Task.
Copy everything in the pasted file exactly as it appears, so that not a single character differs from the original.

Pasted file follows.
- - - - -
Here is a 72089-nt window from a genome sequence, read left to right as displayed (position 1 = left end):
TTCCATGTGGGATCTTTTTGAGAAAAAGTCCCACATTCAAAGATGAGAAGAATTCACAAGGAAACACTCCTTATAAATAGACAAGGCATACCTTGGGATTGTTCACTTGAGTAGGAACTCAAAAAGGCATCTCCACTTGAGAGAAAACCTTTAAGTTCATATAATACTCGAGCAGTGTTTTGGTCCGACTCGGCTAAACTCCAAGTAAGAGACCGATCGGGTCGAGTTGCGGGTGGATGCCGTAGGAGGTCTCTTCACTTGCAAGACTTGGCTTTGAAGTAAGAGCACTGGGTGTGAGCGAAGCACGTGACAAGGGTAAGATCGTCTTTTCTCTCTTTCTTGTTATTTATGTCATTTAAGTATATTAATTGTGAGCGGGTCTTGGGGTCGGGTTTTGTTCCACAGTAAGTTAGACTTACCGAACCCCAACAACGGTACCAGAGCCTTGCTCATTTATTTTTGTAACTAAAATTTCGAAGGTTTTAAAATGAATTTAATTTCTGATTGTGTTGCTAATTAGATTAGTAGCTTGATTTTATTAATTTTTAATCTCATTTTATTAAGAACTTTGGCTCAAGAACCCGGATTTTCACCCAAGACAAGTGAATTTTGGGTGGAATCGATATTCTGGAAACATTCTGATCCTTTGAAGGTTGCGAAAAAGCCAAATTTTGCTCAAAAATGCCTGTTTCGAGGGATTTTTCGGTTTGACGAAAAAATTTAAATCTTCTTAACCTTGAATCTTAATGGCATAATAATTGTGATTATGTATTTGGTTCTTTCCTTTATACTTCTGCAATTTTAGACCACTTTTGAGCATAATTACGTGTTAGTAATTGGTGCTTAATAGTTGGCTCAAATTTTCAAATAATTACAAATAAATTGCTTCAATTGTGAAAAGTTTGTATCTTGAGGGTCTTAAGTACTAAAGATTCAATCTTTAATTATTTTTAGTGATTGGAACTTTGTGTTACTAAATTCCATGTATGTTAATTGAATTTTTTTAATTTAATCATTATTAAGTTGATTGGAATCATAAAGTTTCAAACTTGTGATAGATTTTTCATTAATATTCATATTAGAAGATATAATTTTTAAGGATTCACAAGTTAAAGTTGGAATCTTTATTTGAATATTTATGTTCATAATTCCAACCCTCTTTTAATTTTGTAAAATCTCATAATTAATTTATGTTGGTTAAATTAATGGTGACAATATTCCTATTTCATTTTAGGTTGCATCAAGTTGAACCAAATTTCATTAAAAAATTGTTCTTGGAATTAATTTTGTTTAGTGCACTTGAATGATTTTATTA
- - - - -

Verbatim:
Here is a 72089-nt window from a genome sequence, read left to right as displayed (position 1 = left end):
TTCCATGTGGGATCTTTTTGAGAAAAAGTCCCACATTCAAAGATGAGAAGAATTCACAAGGAAACACTCCTTATAAATAGACAAGGCATACCTTGGGATTGTTCACTTGAGTAGGAACTCAAAAAGGCATCTCCACTTGAGAGAAAACCTTTAAGTTCATATAATACTCGAGCAGTGTTTTGGTCCGACTCGGCTAAACTCCAAGTAAGAGACCGATCGGGTCGAGTTGCGGGTGGATGCCGTAGGAGGTCTCTTCACTTGCAAGACTTGGCTTTGAAGTAAGAGCACTGGGTGTGAGCGAAGCACGTGACAAGGGTAAGATCGTCTTTTCTCTCTTTCTTGTTATTTATGTCATTTAAGTATATTAATTGTGAGCGGGTCTTGGGGTCGGGTTTTGTTCCACAGTAAGTTAGACTTACCGAACCCCAACAACGGTACCAGAGCCTTGCTCATTTATTTTTGTAACTAAAATTTCGAAGGTTTTAAAATGAATTTAATTTCTGATTGTGTTGCTAATTAGATTAGTAGCTTGATTTTATTAATTTTTAATCTCATTTTATTAAGAACTTTGGCTCAAGAACCCGGATTTTCACCCAAGACAAGTGAATTTTGGGTGGAATCGATATTCTGGAAACATTCTGATCCTTTGAAGGTTGCGAAAAAGCCAAATTTTGCTCAAAAATGCCTGTTTCGAGGGATTTTTCGGTTTGACGAAAAAATTTAAATCTTCTTAACCTTGAATCTTAATGGCATAATAATTGTGATTATGTATTTGGTTCTTTCCTTTATACTTCTGCAATTTTAGACCACTTTTGAGCATAATTACGTGTTAGTAATTGGTGCTTAATAGTTGGCTCAAATTTTCAAATAATTACAAATAAATTGCTTCAATTGTGAAAAGTTTGTATCTTGAGGGTCTTAAGTACTAAAGATTCAATCTTTAATTATTTTTAGTGATTGGAACTTTGTGTTACTAAATTCCATGTATGTTAATTGAATTTTTTTAATTTAATCATTATTAAGTTGATTGGAATCATAAAGTTTCAAACTTGTGATAGATTTTTCATTAATATTCATATTAGAAGATATAATTTTTAAGGATTCACAAGTTAAAGTTGGAATCTTTATTTGAATATTTATGTTCATAATTCCAACCCTCTTTTAATTTTGTAAAATCTCATAATTAATTTATGTTGGTTAAATTAATGGTGACAATATTCCTATTTCATTTTAGGTTGCATCAAGTTGAACCAAATTTCATTAAAAAATTGTTCTTGGAATTAATTTTGTTTAGTGCACTTGAATGATTTTATTA